Consensual sex is when both parties are of legal age, agree to engage in intercourse by choice, and have the freedom and capacity to make that choice. This means agreeing to sexual relations without fear, coercion, force or intimidation. Giving consent is active, not passive. It means freely choosing to say ‘yes’ and also being free to change your mind at any time.

In Western Australia, the legal age for males and females to consent to sexual activity is 16 years of age. If you have sex with someone who is under 16 years of age it is a crime.

It is also a crime to have a sexual relationship with someone under 18 years of age if you have a relationship of authority with them, for example, you are their teacher or employer.

If someone is not able to give consent to sex, regardless of their age, it is a crime. People who cannot give consent are those who are:

  • unconscious, asleep, intoxicated, drugged, or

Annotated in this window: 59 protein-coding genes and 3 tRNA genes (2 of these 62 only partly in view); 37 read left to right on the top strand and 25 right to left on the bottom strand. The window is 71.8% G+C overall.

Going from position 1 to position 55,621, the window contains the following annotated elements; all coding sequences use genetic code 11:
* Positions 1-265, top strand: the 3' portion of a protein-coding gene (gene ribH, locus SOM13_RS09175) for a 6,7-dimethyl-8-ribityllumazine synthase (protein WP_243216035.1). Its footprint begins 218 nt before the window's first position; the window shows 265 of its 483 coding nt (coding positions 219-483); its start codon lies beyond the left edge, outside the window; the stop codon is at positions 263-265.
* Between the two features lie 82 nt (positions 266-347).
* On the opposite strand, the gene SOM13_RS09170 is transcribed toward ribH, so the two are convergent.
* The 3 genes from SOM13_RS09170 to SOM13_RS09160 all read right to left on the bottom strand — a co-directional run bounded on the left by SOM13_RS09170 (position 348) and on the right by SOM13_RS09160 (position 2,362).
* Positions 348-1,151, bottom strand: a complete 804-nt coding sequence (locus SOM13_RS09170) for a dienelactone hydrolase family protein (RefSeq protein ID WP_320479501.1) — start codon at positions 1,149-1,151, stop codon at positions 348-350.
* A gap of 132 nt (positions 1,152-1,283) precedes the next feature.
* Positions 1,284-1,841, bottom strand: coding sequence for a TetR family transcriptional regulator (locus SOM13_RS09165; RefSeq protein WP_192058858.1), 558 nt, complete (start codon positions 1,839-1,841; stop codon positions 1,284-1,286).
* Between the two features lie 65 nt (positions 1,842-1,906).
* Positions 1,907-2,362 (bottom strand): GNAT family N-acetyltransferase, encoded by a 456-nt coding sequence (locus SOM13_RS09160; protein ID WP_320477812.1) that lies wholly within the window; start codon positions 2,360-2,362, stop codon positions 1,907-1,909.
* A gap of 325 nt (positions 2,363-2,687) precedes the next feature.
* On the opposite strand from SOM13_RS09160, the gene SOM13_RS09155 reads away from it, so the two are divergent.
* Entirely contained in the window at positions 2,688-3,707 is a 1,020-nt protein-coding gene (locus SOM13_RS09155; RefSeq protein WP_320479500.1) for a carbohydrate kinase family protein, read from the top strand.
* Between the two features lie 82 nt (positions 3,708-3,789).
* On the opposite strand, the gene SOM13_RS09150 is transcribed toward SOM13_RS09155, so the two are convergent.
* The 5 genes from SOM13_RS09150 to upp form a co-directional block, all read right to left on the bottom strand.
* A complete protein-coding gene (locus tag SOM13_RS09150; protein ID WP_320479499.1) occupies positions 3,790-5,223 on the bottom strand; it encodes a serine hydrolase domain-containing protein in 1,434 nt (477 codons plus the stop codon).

• have a psychological or decision-making disability that impacts on their ability to understand what they are consenting to.


“I’ve been going out with this guy for a few months. He wanted me to have sex with him but I wasn’t ready. He started to shout and get really angry. I gave into him because I was so scared.”

“My husband and I separated six months ago. I still see him because of the children. Recently he came to the house, forced me into the bedroom and had sex with me.”

“I was at a party and had too much to drink. I fell asleep on a spare bed. I woke up with someone I didn’t know having sex with me.”

None of these people consented.